Lost town put back on map Tourism: Promoters foresee London Town getting its digs in on the granddaddy of colonial heritage, Williamsburg, as the unearthed community yields its own treasures.

March 13, 1997|By Tanya Jones | Tanya Jones,SUN STAFF

London Town, the lost ferry town slowly being uncovered on the banks of the South River, has something even the historic tourism mecca of Williamsburg, Va., lacks -- a big pile of more than 250-year-old garbage.

It's the best find of tavern trash, and it dates to 1725. Archaeologists and regional tourism officials watching the digs at the Anne Arundel County-owned park in Edgewater hope the refuse of broken Delft, bottle shards and oyster shells are the start of a major tourist attraction.

Promoters envision a place where visitors will come to get their hands muddy sifting for artifacts; watch the reconstruction of buildings and streets; and, eventually, wander about in a re-created, bustling town.

In mall lingo, London Town could become one of the "anchor stores" as Annapolis and sites south are packaged into a defined area of "heritage tourism," said J. Rodney Little, state historic preservation officer and director of the Maryland Historical Trust.

London Town thrived from the late 1600s to the mid-1700s as a tobacco inspection station and a stop for travelers using the ferry across the South River on the main road linking Williamsburg, Annapolis and Philadelphia.

Project historian Anthony Lindauer is still piecing together the town's history, but he believes the loss of its designation as a tobacco inspection station in 1747 meant a sharp decline in traffic and business. The Georgian mansion built in 1760 by cabinetmaker and ferry operator William Brown is the only building that remains from the town.

Started in April

Archaeologists and volunteers have been digging since April, focusing on the cellar of Rumney's Tavern and several other building sites identified near the Brown mansion.

London Town spent more than 200 years buried, a history far different from that of Colonial Williamsburg, the grandfather of history-oriented tourism that attracts several million visitors a year.

Williamsburg functioned continuously as a city. While each generation changed its physical history, London Town's artifacts were sealed in something of a natural time capsule.

"Finding a cellar, this pure and undisturbed trash pit filled in 1725, is going to tell us an awful lot of what went on inside Rumney's Tavern," said Al Luckenbach, the county archaeologist. "We're literally finding the breakage of a bunch of rowdy sailors. The last Saturday night at Rumney's Tavern."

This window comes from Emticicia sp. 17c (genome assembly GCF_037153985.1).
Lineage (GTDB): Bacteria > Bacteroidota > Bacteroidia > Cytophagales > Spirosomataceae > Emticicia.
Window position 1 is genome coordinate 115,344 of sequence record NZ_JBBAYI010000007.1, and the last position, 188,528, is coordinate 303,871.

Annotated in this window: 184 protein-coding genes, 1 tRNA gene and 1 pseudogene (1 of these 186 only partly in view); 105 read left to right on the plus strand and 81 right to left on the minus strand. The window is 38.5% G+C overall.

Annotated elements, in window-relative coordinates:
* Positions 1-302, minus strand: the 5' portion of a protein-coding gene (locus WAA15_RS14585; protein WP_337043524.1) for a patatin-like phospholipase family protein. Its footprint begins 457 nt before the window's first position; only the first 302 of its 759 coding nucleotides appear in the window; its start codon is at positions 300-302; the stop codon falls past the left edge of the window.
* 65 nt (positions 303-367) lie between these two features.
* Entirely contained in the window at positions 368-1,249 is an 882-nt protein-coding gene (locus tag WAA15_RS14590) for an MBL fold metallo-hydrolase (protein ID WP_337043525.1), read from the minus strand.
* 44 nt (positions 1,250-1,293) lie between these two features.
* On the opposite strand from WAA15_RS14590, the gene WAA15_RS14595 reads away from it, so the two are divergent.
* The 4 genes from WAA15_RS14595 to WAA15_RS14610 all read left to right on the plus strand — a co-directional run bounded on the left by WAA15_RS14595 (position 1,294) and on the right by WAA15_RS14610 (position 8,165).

Such a find holds a certain cachet for professional archaeologists and historians, according to Robert Hunter, a consultant on ceramics to Colonial Williamsburg. "For the person who is interested in seeing the virtually untouched colonial site, it's a wonderful opportunity," he said. "You go to Williamsburg today and everything has been restored and interpreted In this case, it's an opportunity to rediscover the town of London Town and the people."

And local tourism promoters hope that many will want to rediscover London Town.

"London Town has certainly become one of the major items that we're mentioning to people," said Cory Bonney, director of sales and marketing at Loews Annapolis Hotel.

The hotel lobby features a display case with a cracked wine bottle, an English cooking pot, tobacco pipes and other London Town artifacts. Bonney said he sent out a mailer describing London Town to about a dozen colleges and universities with archaeology programs in hopes of attracting more conferences.

And the London Town dig may persuade leisure tour groups to spend an extra day around Annapolis to visit the site, he said. Longer stays translate into more tourist dollars.

Turn of events

It's all quite a turn of events for a park that was until last week known as London Town House & Gardens, run by a nonprofit foundation. The London Town Foundation Inc.'s board of directors voted to drop the "House & Gardens" and adopt a new logo -- a portly mermaid featured on several Delft bowls pulled from the tavern cellar. Ram's Head Tavern and Fordham Brewing Co. in Annapolis will soon begin brewing "Rumney's Ale" with part of the sales going back to London Town, said Susan Gearing, executive director of the foundation.

"It very quickly became apparent that we were managing much more than a public woodland garden and a [historic/colonial] house," Gearing said. "History is very good business, but I don't think that was recognized until just a few years ago."

She said buildings will be reconstructed using 18th-century methods; the restored gardens will be "a little messy" as they once were; and visitors may be able tour an underground learning center in what is now an abandoned sewage plant on the site.

The park, which plays host to weddings and other functions, had 12,000 visitors between June 1995 and June 1996. But since word spread about the archaeological finds last summer, twice as many people have come to the park than during the same period the year before, according to spokeswoman Christine Coffin.

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